Intigriti

Meet the hacker: GangsterSquad

By Inti De Ceukelaire

January 7, 2022

Meet the hacker: GangsterSquad

Have you ever wondered what it would be like to be a cybercriminal? Well, if you’re an ethical hacker, you must go beyond imagining and put yourself into the shoes of one.

Not all hackers are inherently bad. However, they get a bad reputation from mainstream media. Despite having the same skill sets, education, and creative way of thinking, malicious hackers have taken claim over the title “hacker”. Luckily, perceptions are changing.

Today, ethical hackers, also known as white hat hackers, are seen by many to be the backbone of IT security testing. By being on the ground 24/7, businesses can protect their digital assets continuously and at scale. Ethical hackers are essentially the Sherlock Holmes’ of the cybersecurity world, except they solve the case before it even happens.

But who are these so-called Sherlock Holmes’? And what drives them to use their expertise for good? To find out, DutchCowboys talked to GangsterSquad (@StanFaas), an ethical hacker who uses bug bounty platforms to hunt for security vulnerabilities on behalf of businesses.

Hi GangsterSquad! Tell us, what drew you to hacking?

I’ve always been interested in hacking. Back in 2011, I started playing some Capture-the-Flag (CTF) events. After that, I focused on my development career and got into PicoCTF, a free computer security education program, and Hack the Box through a colleague. In 2020, I discovered that bug bounties were a thing – where a monetary reward is offered to a person who identifies and alerts a company to an error or vulnerability in their computer program or system. I wasted no more time on CTFs and jumped straight into the bug bounty scene.

Hacker Portrait of GangsterSquad

What has been the most noteworthy vulnerability you’ve found?

I’ve found some really cool vulnerabilities, but the most remarkable one is where I took over the entire security camera system that belonged to the headquarters of one of my targets in 2020.

I was able to see eight cameras that were covering the entire inside of their office. Then I quickly took a screenshot of what I was seeing, edited the picture by writing “SMILE” on it, and went on to report the issue on Intigriti’s platform. I reported it around 2 AM and by the next morning, my report was already accepted and paid for. It was an amazing overall experience!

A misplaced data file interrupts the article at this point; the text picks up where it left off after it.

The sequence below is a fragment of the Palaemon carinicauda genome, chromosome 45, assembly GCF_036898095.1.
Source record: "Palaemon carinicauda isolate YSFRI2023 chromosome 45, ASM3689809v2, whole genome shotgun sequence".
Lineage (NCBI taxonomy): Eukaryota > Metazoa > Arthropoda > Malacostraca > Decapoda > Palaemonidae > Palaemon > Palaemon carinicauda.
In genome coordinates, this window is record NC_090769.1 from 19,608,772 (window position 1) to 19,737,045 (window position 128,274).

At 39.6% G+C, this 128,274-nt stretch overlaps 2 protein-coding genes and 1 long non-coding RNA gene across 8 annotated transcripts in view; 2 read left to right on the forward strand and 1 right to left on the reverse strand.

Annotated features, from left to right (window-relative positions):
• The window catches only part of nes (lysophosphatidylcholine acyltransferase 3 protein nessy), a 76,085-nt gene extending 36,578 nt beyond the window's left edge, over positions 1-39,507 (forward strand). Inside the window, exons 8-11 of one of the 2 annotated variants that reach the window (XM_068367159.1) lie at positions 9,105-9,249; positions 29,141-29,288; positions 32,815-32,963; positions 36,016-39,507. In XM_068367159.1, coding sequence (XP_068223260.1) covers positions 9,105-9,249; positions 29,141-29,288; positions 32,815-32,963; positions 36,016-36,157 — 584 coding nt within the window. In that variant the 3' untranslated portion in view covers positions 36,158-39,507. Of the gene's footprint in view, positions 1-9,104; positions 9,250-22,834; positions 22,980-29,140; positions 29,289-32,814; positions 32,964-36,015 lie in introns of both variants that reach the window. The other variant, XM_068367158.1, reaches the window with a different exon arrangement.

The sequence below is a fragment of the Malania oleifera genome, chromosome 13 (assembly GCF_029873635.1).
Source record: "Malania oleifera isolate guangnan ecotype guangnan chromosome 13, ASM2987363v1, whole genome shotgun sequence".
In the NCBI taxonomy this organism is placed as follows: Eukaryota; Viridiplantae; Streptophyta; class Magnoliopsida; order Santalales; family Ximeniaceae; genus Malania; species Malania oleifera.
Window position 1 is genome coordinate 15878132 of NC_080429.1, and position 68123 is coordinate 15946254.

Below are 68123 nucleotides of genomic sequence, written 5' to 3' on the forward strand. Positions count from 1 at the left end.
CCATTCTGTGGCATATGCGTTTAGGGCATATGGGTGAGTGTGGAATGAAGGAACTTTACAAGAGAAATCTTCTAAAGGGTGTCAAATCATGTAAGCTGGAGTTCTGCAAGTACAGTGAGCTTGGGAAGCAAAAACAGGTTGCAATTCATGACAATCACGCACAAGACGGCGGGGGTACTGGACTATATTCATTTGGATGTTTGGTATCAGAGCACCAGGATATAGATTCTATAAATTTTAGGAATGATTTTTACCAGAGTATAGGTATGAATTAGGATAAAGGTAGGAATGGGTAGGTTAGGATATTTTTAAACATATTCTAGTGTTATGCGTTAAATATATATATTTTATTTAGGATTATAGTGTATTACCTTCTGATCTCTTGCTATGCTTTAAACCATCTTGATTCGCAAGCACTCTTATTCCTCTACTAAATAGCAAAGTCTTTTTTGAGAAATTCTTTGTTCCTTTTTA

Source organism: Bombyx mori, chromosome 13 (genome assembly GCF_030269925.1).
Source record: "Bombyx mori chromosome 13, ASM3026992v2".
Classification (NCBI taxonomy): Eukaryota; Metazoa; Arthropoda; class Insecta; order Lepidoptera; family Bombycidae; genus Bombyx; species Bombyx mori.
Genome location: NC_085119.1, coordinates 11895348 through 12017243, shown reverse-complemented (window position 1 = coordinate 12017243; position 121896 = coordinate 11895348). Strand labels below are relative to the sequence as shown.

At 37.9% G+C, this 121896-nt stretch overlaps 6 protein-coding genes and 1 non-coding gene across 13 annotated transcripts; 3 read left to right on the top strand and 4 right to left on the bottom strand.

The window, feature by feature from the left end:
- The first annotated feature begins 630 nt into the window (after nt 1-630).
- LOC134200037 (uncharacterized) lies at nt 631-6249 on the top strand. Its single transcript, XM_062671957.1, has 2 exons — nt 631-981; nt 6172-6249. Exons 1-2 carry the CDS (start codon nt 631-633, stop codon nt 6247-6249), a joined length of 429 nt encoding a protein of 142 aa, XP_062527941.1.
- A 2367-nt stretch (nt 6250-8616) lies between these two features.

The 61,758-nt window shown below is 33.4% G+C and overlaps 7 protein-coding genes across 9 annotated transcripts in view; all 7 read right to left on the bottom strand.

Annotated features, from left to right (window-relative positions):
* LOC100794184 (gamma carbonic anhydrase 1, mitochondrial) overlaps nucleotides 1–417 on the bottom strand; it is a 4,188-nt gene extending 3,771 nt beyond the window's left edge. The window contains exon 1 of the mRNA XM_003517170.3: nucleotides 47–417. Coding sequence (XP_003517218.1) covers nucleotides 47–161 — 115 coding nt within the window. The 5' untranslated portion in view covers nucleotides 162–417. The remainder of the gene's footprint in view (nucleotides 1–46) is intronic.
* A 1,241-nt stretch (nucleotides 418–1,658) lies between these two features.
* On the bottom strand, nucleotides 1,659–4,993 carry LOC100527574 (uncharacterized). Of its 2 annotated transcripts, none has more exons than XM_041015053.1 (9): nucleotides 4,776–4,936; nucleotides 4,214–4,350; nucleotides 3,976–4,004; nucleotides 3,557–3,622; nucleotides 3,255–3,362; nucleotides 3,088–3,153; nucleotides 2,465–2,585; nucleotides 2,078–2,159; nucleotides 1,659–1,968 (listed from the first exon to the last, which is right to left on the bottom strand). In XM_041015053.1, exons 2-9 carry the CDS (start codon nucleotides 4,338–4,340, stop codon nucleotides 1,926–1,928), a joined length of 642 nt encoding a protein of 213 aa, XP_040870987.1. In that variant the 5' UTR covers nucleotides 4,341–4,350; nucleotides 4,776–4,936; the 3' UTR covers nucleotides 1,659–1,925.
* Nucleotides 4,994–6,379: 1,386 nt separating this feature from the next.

Do you think there are still misconceptions around the role of ethical hackers today? If so, how do you think that could be changed?

Yes, there are. Many people don’t understand ethical hacking or don’t want to understand it. Being a hacker is often seen as something bad due to its portrayal in mainstream media. I think as an IT security community, we need to spread awareness, concern and break the hacker taboo.

What would be your top tips for businesses to protect themselves against cyber threats?

I could give endless amounts advice for this! If I had to pick my top tips, it would be to:

  1. Make sure that you have dedicated people working on cybersecurity. Even if you’re a small company, make sure that one person dedicates a bit of time to defend the company’s assets.

  2. Raise awareness amongst your employees that phishing is one of the most common ways to get hacked. Teach them to not open email attachments from unknown sources, and to always triple-check before clicking on a link and putting in their login credentials.

  3. Keep your software up to date. As well as new features and functionality, software updates will often contain security patches and new security features.

  4. Finally, minimise the usage of different platforms. The more platforms you need to govern, the more work you’ll have with regards to security governance so it’s best to centralise where possible.

Have you seen any changes in the way that businesses are embracing bug bounty programs today since, let’s say, 5 years ago?

The number of businesses jumping on the bug bounty bandwagon is growing rapidly, which is a good thing. In my opinion, it’s a great way to secure your company’s online assets. Unlike penetration testing, companies have access to thousands of ethical hackers with a bug bounty program in place. It’s the job of these security experts to actively seek out the cracks in your application and infrastructure, and they’re incentivised by bounty rewards based on impact and quality. There’s also no time limits on it, so you can keep your bug bounty program running all year.

What’s the first thing you would share with somebody who is new to infosec?

The biggest tip I can give is to be patient. In infosec, nobody gets to the top one spot in just one day. It’s a process that can take a while. It all depends on how motivated and dedicated you are. Try to read and learn as much as you can. Try some new things out and don’t be scared when you fail –you’ll get there eventually!

Great advice! Thanks for speaking to us, GangsterSquad

With the rapidly increasing expansion of the online world, the importance of ethical hackers is increasing accordingly. To bust through scalability constraints, overcome skills shortages, and stay within allocated budgets, effective security is no longer something that businesses can do alone.


Read the original article posted on DutchCowboys.

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